Deezle: "When I'm out at places and people recognize me, they still rave about Tha Carter III, and their comments are usually, 'That's my favorite Wayne album ever!' and that seems to be the case with most people. I know first-hand how the record was created—the energy that went into it, the camaraderie, the creative process. As an artist he was just mentally really comfortable with what he was doing, and he didn't have to worry about certain things as far as creativity was concerned."

D. Smith: "I think that it set a bar, and I think that people should continue to work as hard and as diligent as Wayne did on that album. Not a watered-down version, just to get half of the success. Obviously, people are inspired by Wayne, but I think YouTube and Twitter has made people think that they don't have to do half of the work that Wayne did to get where he did. Like, 'I could do that.' At that moment, people started rapping like him and sounding like him, but Wayne is a beast. He's just...undeniable. It was a great album."

Is Tha Carter III Lil Wayne's Best Album To Date? 

StreetRunner: "The thing that everyone needs to understand is that artists grow into what they grow into. I mean, I'm sure Wayne had money coming off Tha Carter II, and I'm pretty sure he could do whatever the fuck he wanted after that, but he kept working. He was hungrier than anybody, and he was really trying to prove something. But, I think once he proved it, he just didn't feel like he had to prove anything else. He's still an artist who's doing whatever the hell he wants to do. I'd also never count somebody like Wayne out, because he's still so young."

Dre [Of Cool & Dre]: "I remember when being 35 years old as a rapper, you'd be like, 'Wow, that's old.' But now you got Jay-Z, who's still relevant at 43, and Wayne is only 30. Wayne is nonstop, and I don't think he's done evolving yet. He's just like Andre [3000]. We've watched him evolve, and I think that Wayne is ever-evolving, and I think that the music is always going to get better."

Jim Jonsin: "I hope it wasn't [his peak]. I hope he's got more to come. He's just gonna have to put the skateboard down and go make music. And come out of the studio and start working with other people—co-write, get humble, chill out."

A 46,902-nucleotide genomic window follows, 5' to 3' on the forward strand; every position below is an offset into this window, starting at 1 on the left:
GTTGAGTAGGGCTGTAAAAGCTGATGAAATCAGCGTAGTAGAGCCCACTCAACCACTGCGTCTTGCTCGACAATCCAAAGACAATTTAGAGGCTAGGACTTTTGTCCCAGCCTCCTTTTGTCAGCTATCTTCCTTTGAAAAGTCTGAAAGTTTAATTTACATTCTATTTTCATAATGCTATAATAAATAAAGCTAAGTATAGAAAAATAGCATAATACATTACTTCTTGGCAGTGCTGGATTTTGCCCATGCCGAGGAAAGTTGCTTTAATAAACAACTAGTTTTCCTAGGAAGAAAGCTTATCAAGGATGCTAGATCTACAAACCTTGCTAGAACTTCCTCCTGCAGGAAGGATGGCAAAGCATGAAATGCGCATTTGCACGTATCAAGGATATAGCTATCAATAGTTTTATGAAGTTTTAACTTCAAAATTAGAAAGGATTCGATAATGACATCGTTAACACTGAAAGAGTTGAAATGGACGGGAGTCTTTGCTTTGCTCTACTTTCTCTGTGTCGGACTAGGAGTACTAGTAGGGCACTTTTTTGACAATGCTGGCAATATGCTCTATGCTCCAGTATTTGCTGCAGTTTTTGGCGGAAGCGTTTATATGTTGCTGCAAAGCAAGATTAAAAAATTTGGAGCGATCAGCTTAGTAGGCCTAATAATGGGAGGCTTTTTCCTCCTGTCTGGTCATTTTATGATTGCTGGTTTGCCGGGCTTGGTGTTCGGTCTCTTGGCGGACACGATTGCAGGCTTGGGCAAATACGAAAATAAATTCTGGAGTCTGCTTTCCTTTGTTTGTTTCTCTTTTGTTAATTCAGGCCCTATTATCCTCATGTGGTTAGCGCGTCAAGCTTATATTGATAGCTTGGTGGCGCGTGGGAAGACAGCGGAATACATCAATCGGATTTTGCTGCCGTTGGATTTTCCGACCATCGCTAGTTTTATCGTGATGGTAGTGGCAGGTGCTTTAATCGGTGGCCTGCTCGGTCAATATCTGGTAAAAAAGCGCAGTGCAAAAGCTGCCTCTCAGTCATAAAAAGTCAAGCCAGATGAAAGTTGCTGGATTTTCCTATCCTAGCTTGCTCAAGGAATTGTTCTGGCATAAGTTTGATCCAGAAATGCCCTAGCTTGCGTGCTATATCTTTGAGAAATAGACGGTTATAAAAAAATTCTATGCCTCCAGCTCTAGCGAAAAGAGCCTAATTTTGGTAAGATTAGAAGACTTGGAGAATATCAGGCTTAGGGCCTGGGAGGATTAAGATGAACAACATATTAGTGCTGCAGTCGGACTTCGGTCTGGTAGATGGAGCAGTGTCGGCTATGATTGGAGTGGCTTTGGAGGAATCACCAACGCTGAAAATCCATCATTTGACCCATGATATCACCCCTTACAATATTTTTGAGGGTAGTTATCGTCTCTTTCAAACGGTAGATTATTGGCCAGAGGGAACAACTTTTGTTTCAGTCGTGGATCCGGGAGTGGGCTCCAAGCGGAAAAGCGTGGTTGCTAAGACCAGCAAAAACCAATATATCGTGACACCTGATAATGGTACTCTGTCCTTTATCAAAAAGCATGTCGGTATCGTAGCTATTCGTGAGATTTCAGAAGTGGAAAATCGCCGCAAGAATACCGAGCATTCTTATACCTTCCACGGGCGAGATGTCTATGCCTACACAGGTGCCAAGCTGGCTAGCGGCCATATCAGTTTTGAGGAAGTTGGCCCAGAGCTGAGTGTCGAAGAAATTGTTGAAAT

Kidd Kidd: "I think it was the best album he dropped. You could listen to that album and still hear the hunger. Not to take anything away from his talent, but on that particular album, you could hear the growth, and you could tell that he was going to be one of the best."

Play: "It was Wayne's best album. I don't know if he'll ever make an album like that again."

Infamous: "As long as I've known Wayne, and up to the point of Tha Carter III, he was really like an athlete, like it was kind of a competition, and he wanted to solidify himself. He wanted to solidify himself as a respected rapper and a respected MC, and he totally did it with that album. He did it with all the Grammy nominations, and he accomplished being appreciated in the mainstream and by his peers like Jay and all these other rappers who appreciated him for his skill rather than just his commercial ability. And I think once you reach that point, for someone like Wayne who's been in the music industry since he was 11, you become an artist and you learn to explore new boundaries and new territories. And you know, as a fan you either go along for the ride because you're emotionally connected to the artist, or you're just like, 'This is not what I'm used to.' But that's not really what it's about. I don't think Wayne has anything else to prove as a rapper. He's proved to everyone that he can rap; now he's just trying to be an artist who's exploring new territory every chance he gets. What more can you do than commend an artist for looking for new avenues?"

Deezle: "I don't know if he's reached his full potential yet because he has a lot of talent that the world has yet to see. He's far more talented than just being a rapper. So maybe he hit a peak with Tha Carter III, but in a mountain range there are a lot of peaks. And a lot of valleys."